4. Undo the pending changes.

Now that we understand the severity of the files with ghost pending changes, we can undo the pending changes. Use the following command to undo one collection at a time:

tf undo /workspace:<Workspace Name> /recrusive <Collection Name>

tf undo

More information on the Undo command: http://msdn.microsoft.com/en-us/library/c72skhw4(v=vs.100).aspx

Once you undo pending changes, make sure you perform “Get Latest Version (Recursive)” on each Collection via in Source Control Explorer.

05. Get Latest Version Recursively

Source Control Explorer will show the latest check outs. If it had check outs by another team member, it will show as follows:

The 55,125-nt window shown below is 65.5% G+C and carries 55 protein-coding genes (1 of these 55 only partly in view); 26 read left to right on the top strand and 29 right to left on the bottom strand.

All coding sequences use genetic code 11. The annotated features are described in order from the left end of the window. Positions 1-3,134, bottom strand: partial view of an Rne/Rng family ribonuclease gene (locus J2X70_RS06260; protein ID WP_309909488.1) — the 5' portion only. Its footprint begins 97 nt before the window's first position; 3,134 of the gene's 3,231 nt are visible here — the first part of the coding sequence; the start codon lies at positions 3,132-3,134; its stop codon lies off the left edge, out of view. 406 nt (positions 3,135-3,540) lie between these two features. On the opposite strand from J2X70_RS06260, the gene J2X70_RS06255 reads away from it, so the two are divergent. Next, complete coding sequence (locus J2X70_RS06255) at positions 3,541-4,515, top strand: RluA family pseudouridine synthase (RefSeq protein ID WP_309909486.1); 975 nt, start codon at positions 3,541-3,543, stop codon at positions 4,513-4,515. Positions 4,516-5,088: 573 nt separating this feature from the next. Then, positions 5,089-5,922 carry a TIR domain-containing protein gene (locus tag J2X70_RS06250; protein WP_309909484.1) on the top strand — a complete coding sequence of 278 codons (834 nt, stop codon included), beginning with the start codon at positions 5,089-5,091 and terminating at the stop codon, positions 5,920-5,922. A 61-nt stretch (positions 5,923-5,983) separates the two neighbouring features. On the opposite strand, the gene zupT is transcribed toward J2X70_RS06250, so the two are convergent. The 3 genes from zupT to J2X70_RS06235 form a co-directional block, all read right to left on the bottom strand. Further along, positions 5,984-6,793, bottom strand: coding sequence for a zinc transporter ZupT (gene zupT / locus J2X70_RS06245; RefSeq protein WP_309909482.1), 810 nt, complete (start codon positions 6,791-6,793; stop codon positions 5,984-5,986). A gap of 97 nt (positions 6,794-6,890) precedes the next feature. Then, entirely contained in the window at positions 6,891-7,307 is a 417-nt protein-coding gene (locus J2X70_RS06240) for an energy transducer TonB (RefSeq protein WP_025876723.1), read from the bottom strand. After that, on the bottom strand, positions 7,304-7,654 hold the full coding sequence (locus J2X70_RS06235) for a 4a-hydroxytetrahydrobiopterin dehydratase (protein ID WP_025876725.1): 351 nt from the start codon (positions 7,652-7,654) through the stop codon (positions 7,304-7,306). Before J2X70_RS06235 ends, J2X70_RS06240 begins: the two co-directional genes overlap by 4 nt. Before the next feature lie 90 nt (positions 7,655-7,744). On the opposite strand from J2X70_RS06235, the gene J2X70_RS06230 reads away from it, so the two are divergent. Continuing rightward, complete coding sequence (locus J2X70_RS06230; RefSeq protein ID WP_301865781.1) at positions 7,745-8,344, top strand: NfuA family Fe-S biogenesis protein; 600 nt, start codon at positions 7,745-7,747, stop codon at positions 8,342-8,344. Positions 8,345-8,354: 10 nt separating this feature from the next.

Source Control Explorer with other user's pending changes

 If there is no check out by other users, it will look similar to the following:

Source Control Explorer - After Undo Campaign Management


5. Re-do the changes and check them in.

If you are lucky and manage to salvage the local changes from the crashed laptop that are not checked in, it may be a good idea to copy them to the new system and check them in.


6. (Optional) Remove unwanted old workspaces

Use the following command to delete unwanted old workspaces. You could substitute Step 4 above with this step.

tf workspace /delete:<Workspace Name>

Note: If you delete a workspace that contains pending changes, Team Foundation cancels the pending changes as part of the delete process.  Deleting a workspace does not delete the files and folders on the client computer that were in that workspace.